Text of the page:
The following post was authored by Riki Wilchins, Executive Director of TrueChild. Join Riki and EPIP for a fully discussion of this and other issues related to gender theory on our upcoming webinar on Wednesday, February 12th.
Those of us who studied Judith Butler, postmodernism and gender theory at school may wonder if it has anything to teach us about philanthropy. As one young program officer confided to me, “I studied all this stuff in college, but I’ve always had to keep it totally separate from my foundation day job.”
But the links between gender theory and philanthropy are there if you look, and they are deep and strong.
As an older, feminist program director asked, “My staff and grantees get race and class, but what happened to gender? What I want to know is: what happened to the gender analysis?”
What happened to it is that it got eaten by identity politics. Think for a moment about a cluster of important issues that often exist in completely separate philanthropic silos: middle-school bullying, LGBTQ rights, teen sexual harassment, intimate partner violence, low condom use and high rates of teen pregnancy, and boys who are kicked out because of “school push-out” policies, and girls who opt out of potentially lucrative science, technology, engineering and math (STEM) careers.
Each of these is connected to the others by gender norms.
For instance, three types of kids have always been most at risk for middle-school bullying or sexual harassment: boys who aren’t considered masculine enough, girls who aren’t considered feminine enough, and girls whose bodies mature ahead of their peers. Gender intolerance ties each of these together.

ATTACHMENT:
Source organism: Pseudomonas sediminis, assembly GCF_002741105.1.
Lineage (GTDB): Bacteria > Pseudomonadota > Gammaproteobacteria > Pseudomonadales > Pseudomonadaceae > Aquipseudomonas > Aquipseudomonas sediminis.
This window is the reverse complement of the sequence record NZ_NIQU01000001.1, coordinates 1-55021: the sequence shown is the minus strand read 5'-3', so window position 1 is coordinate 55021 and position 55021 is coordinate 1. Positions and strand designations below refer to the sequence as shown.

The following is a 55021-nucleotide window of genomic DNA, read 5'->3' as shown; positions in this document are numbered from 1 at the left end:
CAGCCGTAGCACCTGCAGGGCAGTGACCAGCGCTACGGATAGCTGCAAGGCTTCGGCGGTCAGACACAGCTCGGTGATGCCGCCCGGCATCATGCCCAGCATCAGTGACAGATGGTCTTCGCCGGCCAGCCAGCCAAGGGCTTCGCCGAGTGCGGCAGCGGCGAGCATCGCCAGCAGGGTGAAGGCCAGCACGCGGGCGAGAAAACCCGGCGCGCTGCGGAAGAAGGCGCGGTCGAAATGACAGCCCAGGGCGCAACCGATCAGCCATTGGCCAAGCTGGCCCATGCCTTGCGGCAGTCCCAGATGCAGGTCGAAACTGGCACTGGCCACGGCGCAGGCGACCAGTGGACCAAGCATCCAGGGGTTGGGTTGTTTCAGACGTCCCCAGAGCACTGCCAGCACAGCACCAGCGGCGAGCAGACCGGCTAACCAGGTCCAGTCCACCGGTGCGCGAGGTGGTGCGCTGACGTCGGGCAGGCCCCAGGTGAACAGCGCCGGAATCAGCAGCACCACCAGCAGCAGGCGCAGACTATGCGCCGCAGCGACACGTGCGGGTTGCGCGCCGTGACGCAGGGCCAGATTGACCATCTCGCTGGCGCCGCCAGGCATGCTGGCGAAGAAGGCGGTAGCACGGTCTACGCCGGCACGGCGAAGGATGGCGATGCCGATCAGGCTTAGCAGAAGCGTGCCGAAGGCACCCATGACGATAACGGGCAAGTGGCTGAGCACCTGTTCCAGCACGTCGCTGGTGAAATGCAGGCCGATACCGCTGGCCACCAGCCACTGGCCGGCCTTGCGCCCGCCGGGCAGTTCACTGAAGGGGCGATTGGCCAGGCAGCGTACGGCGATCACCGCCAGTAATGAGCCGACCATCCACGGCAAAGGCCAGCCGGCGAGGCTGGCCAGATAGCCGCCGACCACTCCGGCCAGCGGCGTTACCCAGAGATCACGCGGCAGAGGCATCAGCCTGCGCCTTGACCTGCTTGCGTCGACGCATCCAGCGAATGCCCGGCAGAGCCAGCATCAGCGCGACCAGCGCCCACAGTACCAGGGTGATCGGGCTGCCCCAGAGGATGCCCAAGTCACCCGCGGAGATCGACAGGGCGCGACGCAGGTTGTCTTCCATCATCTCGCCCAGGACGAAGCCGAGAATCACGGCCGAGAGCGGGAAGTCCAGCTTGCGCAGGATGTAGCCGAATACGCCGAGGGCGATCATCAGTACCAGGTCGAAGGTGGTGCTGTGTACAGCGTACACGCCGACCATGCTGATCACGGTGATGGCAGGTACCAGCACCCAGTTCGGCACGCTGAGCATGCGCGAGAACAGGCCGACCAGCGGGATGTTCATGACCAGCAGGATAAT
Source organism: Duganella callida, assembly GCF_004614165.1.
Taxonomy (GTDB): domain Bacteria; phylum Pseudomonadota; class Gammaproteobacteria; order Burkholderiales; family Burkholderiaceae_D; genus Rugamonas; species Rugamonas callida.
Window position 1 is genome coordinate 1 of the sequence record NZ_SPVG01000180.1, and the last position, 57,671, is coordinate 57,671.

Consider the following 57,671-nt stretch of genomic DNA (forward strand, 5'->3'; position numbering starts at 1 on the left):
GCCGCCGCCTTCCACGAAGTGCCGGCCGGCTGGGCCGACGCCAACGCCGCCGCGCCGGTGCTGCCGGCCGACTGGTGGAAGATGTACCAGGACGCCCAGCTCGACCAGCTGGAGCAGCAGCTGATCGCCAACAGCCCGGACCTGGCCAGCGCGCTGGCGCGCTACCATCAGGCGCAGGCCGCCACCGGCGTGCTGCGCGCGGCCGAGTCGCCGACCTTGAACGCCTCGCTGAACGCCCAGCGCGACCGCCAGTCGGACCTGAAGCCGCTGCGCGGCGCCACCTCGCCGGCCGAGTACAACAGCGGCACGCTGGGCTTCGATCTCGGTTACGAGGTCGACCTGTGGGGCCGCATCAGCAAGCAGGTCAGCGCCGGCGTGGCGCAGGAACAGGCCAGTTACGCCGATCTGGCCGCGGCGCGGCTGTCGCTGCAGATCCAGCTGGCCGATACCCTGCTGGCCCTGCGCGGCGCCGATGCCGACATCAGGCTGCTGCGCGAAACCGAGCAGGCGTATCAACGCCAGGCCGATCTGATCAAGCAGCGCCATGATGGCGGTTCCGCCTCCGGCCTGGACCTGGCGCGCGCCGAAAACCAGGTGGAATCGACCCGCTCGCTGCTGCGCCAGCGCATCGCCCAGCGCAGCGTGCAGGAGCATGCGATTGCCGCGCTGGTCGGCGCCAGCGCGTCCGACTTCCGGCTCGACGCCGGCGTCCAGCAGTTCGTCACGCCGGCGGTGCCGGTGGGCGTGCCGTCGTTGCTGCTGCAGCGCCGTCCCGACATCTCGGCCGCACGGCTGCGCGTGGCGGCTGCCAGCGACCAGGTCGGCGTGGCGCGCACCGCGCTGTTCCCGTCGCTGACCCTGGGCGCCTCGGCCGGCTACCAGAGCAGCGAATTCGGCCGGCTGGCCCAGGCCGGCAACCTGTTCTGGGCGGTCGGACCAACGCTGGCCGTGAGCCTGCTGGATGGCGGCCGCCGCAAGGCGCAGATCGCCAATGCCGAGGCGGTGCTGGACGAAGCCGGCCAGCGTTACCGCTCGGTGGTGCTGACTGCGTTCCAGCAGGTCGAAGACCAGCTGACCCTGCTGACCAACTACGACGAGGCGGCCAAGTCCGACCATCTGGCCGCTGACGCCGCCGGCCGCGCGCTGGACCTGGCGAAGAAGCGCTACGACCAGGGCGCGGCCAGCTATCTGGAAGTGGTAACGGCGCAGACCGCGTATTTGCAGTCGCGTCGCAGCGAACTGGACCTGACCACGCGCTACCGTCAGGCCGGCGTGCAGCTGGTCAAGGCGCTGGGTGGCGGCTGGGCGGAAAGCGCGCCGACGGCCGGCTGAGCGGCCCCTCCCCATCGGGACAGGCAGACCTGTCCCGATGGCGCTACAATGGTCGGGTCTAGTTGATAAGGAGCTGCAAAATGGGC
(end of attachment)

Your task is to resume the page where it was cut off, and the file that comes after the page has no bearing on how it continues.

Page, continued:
What about gay and transgender rights? Studies show that animus against both is often closely linked to gender. It’s not so much who we sleep with – few people actually know what goes on behind closed doors. It’s that men who are affectionate with men, and people who change sexes make some people profoundly uncomfortable and even outraged because they transgress our most basic ideas about what it means to be men or women.
Studies consistently show that low condom use — among both gay and straight men — is often closely tied to codes of manhood – the idea that risk-taking and bare-backing is manly (in the former), or pregnancy is proof of manhood and in any case preventing conceptions in the woman’s problem (in the latter). Again, gender norms.
When it comes to school classrooms and hallways, how do young men demonstrate public masculinity and determine social hierarchies? Through being boisterous and loud, by defying adult authority figures, by public risk-taking and by suffering the resulting punishments silently – practically a checklist for increased friction with school disciplinary regimes and being kicked out or suspended out because of Zero Tolerance policies.
And why do girls keep saying they’re not interested in STEM courses and dropping out of them? Well, actually, they don’t, at least not in the early years of elementary school. Girls report liking STEM and generally do as well, or better than, their male peers.
It’s not until the “gender intensification” period of late adolescence and early teens, when interest in traditional femininity accelerates and belief in it solidifies, that the so-called “leaky pipeline” starts leaking girls out of STEM classes in earnest.
Gender norms are at the core of each of these problems, and a key to their solution. Yet in philanthropy when we think about having a “gender lens,” it’s written down, and too often written off, as simply meaning ” more money and resources for women and girls.”
That is a noble, even crucial, philanthropic goal. But it is not a “gender analysis.” The fact that the field continues to use the two interchangeably only muddies the waters further. I’ve come across more than a few briefing papers from leading philanthropic think-tanks professing to teach a “gender analysis” and mention women and girls dozens of times but completely ignore men, boys, LGBT…or masculine and feminine norms.